ambiguity between the language of the proposal for settlement
and language in the attached release where the release
contained expansive language); Costco Wholesale Corp. v.
Llanio-Gonzalez, 2017 WL 1076927 (Fla. 4th DCA Mar. 22,
2017) (same). The Florida Supreme Court has found that a
general release may include expansive language, as long as
the release does not extinguish other outstanding claims.
Nichols, 932 So.2d at 1079, 1080.
line of cases IDG cites is distinguishable because here there
are no other pending lawsuits or claims between the parties.
The instant releases are properly attached and referenced in
paragraph 5 of the Offer. Additionally, paragraph 2 of the
Offer indicates that the Offer is “intended to resolve
all claims . . . which IDG brought or could have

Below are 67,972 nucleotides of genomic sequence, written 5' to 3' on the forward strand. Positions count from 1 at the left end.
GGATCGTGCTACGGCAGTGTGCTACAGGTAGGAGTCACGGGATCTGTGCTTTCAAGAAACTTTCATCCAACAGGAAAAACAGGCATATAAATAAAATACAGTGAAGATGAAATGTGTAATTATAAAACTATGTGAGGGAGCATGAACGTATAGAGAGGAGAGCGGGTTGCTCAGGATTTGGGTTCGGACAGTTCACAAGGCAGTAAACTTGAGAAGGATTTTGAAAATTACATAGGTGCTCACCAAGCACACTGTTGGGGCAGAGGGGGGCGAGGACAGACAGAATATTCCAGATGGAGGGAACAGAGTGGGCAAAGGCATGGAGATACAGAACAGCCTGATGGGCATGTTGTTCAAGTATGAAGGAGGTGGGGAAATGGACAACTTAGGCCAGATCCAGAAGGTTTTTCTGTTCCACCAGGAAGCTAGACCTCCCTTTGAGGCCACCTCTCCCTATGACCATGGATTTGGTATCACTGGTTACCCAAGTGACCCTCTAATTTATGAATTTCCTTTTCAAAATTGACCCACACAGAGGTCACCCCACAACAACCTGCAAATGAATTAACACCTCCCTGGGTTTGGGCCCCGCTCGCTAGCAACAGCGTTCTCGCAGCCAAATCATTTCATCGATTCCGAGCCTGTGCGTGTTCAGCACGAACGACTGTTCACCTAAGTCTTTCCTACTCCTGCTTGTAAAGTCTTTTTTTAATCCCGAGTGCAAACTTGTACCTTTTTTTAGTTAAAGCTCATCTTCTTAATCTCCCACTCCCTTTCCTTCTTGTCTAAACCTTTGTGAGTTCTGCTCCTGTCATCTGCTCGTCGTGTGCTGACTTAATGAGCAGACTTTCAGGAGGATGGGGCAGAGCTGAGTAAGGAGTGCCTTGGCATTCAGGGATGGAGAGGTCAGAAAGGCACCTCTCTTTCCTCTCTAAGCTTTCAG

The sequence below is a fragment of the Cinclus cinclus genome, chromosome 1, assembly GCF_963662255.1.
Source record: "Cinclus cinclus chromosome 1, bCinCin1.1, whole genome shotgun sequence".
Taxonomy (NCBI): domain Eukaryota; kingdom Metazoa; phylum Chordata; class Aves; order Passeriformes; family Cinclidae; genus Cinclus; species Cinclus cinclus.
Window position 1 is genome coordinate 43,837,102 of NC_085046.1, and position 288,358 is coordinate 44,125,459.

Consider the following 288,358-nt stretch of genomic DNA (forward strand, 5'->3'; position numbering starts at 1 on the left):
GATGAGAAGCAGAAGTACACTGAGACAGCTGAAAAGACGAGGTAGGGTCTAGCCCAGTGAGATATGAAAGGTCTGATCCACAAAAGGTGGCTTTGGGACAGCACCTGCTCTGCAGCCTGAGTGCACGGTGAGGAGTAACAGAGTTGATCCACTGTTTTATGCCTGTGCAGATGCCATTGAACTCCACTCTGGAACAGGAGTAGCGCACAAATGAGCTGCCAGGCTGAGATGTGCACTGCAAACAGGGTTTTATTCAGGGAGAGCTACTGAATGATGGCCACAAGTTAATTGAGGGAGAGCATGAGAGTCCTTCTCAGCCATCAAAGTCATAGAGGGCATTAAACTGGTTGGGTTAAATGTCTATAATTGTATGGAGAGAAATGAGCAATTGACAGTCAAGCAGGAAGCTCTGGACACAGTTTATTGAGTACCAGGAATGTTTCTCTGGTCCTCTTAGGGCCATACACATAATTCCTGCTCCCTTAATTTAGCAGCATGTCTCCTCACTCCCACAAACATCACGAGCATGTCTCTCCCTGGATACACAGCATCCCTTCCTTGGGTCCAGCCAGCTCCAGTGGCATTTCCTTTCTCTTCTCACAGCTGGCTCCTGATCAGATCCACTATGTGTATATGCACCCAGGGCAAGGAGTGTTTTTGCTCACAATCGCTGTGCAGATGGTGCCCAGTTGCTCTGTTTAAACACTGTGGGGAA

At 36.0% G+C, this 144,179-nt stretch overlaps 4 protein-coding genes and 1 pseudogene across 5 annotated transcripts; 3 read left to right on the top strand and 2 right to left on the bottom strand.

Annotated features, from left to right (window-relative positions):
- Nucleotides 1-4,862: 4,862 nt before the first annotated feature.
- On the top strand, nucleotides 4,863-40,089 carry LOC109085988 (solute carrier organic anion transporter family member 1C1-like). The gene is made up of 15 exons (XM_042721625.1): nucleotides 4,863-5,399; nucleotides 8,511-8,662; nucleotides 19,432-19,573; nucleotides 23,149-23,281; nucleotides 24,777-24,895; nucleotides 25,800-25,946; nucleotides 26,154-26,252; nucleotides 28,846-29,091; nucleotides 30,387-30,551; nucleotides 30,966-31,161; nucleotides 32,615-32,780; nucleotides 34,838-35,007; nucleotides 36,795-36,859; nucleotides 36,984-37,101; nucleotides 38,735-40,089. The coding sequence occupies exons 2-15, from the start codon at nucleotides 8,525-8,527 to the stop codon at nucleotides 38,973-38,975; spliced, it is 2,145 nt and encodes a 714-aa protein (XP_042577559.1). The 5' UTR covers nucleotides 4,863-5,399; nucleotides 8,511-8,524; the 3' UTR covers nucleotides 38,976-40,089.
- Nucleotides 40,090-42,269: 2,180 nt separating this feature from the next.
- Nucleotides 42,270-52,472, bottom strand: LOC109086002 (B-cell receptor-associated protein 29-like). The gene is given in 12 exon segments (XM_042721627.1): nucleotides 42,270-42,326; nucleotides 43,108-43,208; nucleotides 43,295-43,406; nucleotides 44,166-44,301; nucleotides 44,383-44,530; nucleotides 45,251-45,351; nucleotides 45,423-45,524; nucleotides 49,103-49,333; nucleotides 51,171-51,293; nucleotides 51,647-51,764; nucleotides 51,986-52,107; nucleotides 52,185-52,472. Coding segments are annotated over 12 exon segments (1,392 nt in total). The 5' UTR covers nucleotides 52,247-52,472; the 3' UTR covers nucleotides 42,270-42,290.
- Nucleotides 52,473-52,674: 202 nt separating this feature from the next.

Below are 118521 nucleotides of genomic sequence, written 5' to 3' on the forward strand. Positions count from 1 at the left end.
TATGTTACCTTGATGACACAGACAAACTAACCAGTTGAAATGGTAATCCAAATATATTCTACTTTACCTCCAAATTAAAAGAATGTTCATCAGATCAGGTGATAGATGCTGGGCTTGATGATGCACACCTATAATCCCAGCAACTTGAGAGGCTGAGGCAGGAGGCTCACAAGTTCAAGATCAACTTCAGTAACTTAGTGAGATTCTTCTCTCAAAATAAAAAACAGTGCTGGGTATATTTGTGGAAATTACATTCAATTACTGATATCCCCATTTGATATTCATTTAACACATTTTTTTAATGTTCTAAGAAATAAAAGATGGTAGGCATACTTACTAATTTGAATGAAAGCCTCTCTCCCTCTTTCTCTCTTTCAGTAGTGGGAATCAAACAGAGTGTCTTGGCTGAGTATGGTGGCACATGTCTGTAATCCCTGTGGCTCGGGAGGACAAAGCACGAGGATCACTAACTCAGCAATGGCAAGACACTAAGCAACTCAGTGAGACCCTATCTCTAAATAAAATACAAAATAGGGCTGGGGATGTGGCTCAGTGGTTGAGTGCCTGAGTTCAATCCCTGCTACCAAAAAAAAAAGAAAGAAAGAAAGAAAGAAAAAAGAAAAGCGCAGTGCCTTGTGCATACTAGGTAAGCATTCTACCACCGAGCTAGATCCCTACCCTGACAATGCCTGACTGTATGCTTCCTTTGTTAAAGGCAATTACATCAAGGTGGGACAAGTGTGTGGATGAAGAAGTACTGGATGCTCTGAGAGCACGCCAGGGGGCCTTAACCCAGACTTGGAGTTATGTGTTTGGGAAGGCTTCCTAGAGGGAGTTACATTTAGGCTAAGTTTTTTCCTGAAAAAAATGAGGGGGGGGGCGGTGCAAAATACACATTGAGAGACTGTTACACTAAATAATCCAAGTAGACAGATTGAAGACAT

brought in the above-referenced action.” [DE
160-1] (emphasis added). Further, standard release language
that is attached to a proposal for settlement and identifies
a party as including “parent corporations,
subsidiaries, officers, directors, and employees” is
not ambiguous and has not been found to invalidate a proposal
for settlement. Alamo Financing, L.P. v. Mazoff, 112
So.3d 626, 631 (Fla. 4th DCA 2013). Accordingly, the Offer is
clear as to which claims IPG seeks to resolve and as to who
is releasing claims.
The Offer is clear as to the settlement amount.
argues that the Offer is ambiguous because there is a
discrepancy in the settlement amount listed in the Offer and
the settlement amount listed in the attached releases. While
the Offer indicates a $300, 000 settlement amount in
paragraph 4, the releases indicate that the parties are
releasing the claims “for and in consideration of TEN
DOLLARS ($10.00) and other good and valuable
consideration.” [DE 160-1]. IDG maintains that it is
unclear whether the Offer amount was $300, 000; $310, 000; or
$10. IPG counters that paragraphs 4 and 5 of the Offer make
clear that $300, 000 was the amount offered although the